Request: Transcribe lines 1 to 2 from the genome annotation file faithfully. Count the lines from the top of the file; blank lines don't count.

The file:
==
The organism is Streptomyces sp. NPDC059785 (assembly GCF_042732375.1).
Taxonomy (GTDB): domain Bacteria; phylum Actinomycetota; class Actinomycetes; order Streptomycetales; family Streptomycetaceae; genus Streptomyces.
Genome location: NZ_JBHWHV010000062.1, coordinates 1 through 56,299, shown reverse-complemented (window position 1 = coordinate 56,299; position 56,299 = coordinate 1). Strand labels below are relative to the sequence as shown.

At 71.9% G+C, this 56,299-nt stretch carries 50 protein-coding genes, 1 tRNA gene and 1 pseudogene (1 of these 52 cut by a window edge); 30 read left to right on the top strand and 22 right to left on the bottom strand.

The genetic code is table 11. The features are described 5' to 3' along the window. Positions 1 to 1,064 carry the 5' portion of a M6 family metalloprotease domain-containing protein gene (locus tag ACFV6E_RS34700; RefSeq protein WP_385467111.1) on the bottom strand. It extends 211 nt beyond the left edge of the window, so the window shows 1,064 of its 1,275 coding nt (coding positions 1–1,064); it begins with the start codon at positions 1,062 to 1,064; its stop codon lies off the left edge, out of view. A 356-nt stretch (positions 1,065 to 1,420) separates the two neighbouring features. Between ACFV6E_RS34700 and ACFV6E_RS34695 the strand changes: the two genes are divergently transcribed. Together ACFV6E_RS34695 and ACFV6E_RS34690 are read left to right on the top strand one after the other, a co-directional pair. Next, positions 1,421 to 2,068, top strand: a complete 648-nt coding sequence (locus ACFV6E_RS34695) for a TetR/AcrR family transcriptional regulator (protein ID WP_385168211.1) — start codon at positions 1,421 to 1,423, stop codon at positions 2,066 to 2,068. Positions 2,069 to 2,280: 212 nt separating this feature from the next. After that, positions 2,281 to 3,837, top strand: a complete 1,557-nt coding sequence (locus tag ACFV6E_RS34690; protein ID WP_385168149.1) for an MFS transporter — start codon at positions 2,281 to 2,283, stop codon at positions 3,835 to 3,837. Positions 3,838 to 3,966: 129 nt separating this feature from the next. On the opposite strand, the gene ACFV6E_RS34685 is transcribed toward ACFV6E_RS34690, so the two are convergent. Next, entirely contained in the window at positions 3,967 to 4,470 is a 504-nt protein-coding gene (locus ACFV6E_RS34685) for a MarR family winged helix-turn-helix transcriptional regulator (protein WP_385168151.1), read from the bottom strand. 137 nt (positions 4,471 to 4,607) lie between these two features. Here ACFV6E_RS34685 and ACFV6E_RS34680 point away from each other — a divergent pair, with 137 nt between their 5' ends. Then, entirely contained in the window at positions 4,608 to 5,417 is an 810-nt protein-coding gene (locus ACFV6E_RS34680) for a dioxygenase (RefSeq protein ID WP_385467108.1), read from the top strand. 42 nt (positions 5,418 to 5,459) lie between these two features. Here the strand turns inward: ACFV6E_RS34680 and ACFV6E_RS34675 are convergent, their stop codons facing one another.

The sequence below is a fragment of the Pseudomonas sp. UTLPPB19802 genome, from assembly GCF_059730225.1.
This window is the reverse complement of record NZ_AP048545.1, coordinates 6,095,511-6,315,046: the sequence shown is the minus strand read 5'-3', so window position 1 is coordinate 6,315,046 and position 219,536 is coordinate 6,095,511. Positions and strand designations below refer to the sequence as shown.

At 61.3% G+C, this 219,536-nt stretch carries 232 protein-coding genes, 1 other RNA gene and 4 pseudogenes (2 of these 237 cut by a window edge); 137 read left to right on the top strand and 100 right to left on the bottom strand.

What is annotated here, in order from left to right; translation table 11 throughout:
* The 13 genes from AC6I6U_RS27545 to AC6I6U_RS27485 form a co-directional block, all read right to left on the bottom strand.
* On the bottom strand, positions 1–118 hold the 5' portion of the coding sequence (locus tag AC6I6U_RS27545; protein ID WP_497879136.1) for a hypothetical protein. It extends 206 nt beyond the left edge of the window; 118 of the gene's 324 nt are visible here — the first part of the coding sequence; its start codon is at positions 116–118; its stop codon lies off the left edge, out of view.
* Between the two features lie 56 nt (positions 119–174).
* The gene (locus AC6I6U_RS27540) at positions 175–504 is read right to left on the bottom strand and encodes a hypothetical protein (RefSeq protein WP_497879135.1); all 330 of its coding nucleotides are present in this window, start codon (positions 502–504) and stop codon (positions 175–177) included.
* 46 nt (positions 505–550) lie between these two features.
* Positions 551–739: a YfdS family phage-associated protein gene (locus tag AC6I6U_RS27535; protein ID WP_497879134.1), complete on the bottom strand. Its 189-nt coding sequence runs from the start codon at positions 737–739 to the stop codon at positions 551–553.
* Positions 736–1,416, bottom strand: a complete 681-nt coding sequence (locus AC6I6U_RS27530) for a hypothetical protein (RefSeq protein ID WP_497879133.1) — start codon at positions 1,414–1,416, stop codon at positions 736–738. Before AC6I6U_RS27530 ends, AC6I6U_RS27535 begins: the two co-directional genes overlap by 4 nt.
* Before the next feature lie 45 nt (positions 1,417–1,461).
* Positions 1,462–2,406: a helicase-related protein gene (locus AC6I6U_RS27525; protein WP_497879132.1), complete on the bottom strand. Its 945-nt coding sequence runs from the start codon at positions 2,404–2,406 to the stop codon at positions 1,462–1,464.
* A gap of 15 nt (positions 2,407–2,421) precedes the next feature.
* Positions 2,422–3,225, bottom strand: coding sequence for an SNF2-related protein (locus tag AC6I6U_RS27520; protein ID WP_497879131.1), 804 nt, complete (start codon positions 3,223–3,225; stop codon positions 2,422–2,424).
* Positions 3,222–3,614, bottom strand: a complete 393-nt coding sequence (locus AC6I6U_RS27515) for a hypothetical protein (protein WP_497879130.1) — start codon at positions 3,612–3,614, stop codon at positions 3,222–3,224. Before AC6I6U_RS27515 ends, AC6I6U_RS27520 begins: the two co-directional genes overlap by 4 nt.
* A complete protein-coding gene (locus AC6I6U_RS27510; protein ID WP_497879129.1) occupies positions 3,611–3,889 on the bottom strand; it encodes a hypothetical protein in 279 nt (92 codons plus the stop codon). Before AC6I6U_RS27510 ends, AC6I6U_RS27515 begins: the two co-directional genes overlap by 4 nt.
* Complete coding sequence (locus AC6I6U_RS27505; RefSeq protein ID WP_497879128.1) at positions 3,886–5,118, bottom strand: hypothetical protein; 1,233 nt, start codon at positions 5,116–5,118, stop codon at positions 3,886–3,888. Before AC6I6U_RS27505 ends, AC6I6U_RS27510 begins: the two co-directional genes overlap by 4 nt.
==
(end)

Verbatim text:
The organism is Streptomyces sp. NPDC059785 (assembly GCF_042732375.1).
Taxonomy (GTDB): domain Bacteria; phylum Actinomycetota; class Actinomycetes; order Streptomycetales; family Streptomycetaceae; genus Streptomyces.